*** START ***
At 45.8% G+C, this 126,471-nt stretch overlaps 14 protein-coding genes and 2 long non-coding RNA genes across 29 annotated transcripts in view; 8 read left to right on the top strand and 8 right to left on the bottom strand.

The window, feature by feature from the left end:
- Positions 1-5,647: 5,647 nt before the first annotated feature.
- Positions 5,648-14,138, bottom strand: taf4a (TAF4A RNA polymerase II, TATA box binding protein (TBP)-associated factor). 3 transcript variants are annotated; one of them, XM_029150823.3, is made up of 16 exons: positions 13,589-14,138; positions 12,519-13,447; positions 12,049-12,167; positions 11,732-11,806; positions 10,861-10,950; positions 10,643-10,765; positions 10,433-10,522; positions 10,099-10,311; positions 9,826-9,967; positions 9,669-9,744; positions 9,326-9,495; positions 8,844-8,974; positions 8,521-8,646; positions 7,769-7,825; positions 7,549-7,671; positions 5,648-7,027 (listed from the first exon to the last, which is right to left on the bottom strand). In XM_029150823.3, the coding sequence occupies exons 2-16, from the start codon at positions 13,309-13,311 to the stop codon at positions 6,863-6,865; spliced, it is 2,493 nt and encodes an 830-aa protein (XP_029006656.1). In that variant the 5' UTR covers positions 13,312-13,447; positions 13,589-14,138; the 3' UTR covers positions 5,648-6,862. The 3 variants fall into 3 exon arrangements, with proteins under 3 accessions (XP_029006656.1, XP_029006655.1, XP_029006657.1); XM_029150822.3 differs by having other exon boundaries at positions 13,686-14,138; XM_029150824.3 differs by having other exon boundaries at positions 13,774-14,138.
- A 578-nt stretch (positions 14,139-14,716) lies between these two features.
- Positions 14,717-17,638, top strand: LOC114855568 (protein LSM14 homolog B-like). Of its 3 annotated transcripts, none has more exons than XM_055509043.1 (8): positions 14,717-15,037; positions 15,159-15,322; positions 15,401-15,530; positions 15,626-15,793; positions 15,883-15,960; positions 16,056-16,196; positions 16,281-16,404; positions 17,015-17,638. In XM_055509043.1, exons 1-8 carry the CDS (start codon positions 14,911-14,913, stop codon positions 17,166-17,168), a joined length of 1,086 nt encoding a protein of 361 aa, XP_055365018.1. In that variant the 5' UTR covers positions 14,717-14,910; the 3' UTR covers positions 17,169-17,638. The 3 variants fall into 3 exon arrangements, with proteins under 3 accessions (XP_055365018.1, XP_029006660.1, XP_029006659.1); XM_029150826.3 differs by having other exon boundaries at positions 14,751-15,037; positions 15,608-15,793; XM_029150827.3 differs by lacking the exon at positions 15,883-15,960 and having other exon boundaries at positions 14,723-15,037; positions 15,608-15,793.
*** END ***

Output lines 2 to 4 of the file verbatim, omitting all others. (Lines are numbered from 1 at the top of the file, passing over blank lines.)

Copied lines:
The window, feature by feature from the left end:
- Positions 1-5,647: 5,647 nt before the first annotated feature.
- Positions 5,648-14,138, bottom strand: taf4a (TAF4A RNA polymerase II, TATA box binding protein (TBP)-associated factor). 3 transcript variants are annotated; one of them, XM_029150823.3, is made up of 16 exons: positions 13,589-14,138; positions 12,519-13,447; positions 12,049-12,167; positions 11,732-11,806; positions 10,861-10,950; positions 10,643-10,765; positions 10,433-10,522; positions 10,099-10,311; positions 9,826-9,967; positions 9,669-9,744; positions 9,326-9,495; positions 8,844-8,974; positions 8,521-8,646; positions 7,769-7,825; positions 7,549-7,671; positions 5,648-7,027 (listed from the first exon to the last, which is right to left on the bottom strand). In XM_029150823.3, the coding sequence occupies exons 2-16, from the start codon at positions 13,309-13,311 to the stop codon at positions 6,863-6,865; spliced, it is 2,493 nt and encodes an 830-aa protein (XP_029006656.1). In that variant the 5' UTR covers positions 13,312-13,447; positions 13,589-14,138; the 3' UTR covers positions 5,648-6,862. The 3 variants fall into 3 exon arrangements, with proteins under 3 accessions (XP_029006656.1, XP_029006655.1, XP_029006657.1); XM_029150822.3 differs by having other exon boundaries at positions 13,686-14,138; XM_029150824.3 differs by having other exon boundaries at positions 13,774-14,138.